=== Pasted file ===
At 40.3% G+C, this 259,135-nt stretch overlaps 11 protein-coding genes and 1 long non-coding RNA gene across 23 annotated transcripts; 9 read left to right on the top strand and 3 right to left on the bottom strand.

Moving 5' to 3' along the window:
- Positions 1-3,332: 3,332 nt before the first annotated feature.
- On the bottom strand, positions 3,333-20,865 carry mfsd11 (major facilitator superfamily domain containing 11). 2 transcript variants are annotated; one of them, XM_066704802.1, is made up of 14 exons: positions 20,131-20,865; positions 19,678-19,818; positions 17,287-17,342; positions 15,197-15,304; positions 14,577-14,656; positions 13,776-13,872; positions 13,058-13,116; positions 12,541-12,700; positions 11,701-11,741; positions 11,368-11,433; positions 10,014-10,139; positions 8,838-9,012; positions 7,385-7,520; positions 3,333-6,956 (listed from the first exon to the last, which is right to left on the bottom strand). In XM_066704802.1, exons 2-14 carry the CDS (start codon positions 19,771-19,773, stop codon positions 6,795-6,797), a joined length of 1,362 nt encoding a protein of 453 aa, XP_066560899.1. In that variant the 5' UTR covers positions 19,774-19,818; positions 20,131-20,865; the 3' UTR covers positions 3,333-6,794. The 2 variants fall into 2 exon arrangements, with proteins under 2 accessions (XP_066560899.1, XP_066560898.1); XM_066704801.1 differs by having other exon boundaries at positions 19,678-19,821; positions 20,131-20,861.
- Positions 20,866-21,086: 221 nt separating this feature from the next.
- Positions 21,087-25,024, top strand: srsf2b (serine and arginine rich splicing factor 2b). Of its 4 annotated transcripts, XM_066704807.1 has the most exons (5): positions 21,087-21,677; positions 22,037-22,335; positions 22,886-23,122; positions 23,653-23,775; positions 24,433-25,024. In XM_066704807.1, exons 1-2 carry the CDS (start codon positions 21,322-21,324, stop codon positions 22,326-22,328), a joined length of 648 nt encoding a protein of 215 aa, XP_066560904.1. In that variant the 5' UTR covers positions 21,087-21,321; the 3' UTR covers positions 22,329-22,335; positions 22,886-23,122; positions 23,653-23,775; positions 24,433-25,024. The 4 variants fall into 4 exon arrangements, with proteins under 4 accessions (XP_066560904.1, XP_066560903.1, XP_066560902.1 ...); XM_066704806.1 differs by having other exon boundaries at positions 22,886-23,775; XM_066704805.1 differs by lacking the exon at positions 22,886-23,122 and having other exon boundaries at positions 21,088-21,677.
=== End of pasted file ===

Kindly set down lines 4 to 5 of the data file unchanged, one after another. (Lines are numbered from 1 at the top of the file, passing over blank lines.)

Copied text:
- On the bottom strand, positions 3,333-20,865 carry mfsd11 (major facilitator superfamily domain containing 11). 2 transcript variants are annotated; one of them, XM_066704802.1, is made up of 14 exons: positions 20,131-20,865; positions 19,678-19,818; positions 17,287-17,342; positions 15,197-15,304; positions 14,577-14,656; positions 13,776-13,872; positions 13,058-13,116; positions 12,541-12,700; positions 11,701-11,741; positions 11,368-11,433; positions 10,014-10,139; positions 8,838-9,012; positions 7,385-7,520; positions 3,333-6,956 (listed from the first exon to the last, which is right to left on the bottom strand). In XM_066704802.1, exons 2-14 carry the CDS (start codon positions 19,771-19,773, stop codon positions 6,795-6,797), a joined length of 1,362 nt encoding a protein of 453 aa, XP_066560899.1. In that variant the 5' UTR covers positions 19,774-19,818; positions 20,131-20,865; the 3' UTR covers positions 3,333-6,794. The 2 variants fall into 2 exon arrangements, with proteins under 2 accessions (XP_066560899.1, XP_066560898.1); XM_066704801.1 differs by having other exon boundaries at positions 19,678-19,821; positions 20,131-20,861.
- Positions 20,866-21,086: 221 nt separating this feature from the next.